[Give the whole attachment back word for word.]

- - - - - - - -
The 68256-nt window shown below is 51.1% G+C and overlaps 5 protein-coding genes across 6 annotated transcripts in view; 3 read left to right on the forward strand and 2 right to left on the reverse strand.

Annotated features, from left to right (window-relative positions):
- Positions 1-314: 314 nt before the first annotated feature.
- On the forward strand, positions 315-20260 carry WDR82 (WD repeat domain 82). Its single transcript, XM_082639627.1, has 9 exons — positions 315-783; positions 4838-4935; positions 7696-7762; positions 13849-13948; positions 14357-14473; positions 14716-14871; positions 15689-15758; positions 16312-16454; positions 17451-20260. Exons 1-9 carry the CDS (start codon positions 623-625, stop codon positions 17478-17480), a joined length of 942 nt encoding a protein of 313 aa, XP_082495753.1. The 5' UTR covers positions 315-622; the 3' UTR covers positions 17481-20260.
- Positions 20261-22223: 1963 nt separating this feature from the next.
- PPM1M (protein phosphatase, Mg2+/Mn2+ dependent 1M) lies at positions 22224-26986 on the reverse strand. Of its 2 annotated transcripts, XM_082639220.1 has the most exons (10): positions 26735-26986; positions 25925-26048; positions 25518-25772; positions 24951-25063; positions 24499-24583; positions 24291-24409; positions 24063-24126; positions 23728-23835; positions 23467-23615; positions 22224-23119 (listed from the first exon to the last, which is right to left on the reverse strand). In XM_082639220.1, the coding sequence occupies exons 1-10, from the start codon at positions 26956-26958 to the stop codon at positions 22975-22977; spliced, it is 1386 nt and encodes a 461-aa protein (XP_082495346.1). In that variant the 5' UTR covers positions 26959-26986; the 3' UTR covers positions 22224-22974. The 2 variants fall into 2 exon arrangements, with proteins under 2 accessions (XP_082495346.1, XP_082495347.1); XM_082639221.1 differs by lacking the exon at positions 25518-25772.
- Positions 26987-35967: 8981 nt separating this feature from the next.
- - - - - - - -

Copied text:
The 68256-nt window shown below is 51.1% G+C and overlaps 5 protein-coding genes across 6 annotated transcripts in view; 3 read left to right on the forward strand and 2 right to left on the reverse strand.

Annotated features, from left to right (window-relative positions):
- Positions 1-314: 314 nt before the first annotated feature.
- On the forward strand, positions 315-20260 carry WDR82 (WD repeat domain 82). Its single transcript, XM_082639627.1, has 9 exons — positions 315-783; positions 4838-4935; positions 7696-7762; positions 13849-13948; positions 14357-14473; positions 14716-14871; positions 15689-15758; positions 16312-16454; positions 17451-20260. Exons 1-9 carry the CDS (start codon positions 623-625, stop codon positions 17478-17480), a joined length of 942 nt encoding a protein of 313 aa, XP_082495753.1. The 5' UTR covers positions 315-622; the 3' UTR covers positions 17481-20260.
- Positions 20261-22223: 1963 nt separating this feature from the next.
- PPM1M (protein phosphatase, Mg2+/Mn2+ dependent 1M) lies at positions 22224-26986 on the reverse strand. Of its 2 annotated transcripts, XM_082639220.1 has the most exons (10): positions 26735-26986; positions 25925-26048; positions 25518-25772; positions 24951-25063; positions 24499-24583; positions 24291-24409; positions 24063-24126; positions 23728-23835; positions 23467-23615; positions 22224-23119 (listed from the first exon to the last, which is right to left on the reverse strand). In XM_082639220.1, the coding sequence occupies exons 1-10, from the start codon at positions 26956-26958 to the stop codon at positions 22975-22977; spliced, it is 1386 nt and encodes a 461-aa protein (XP_082495346.1). In that variant the 5' UTR covers positions 26959-26986; the 3' UTR covers positions 22224-22974. The 2 variants fall into 2 exon arrangements, with proteins under 2 accessions (XP_082495346.1, XP_082495347.1); XM_082639221.1 differs by lacking the exon at positions 25518-25772.
- Positions 26987-35967: 8981 nt separating this feature from the next.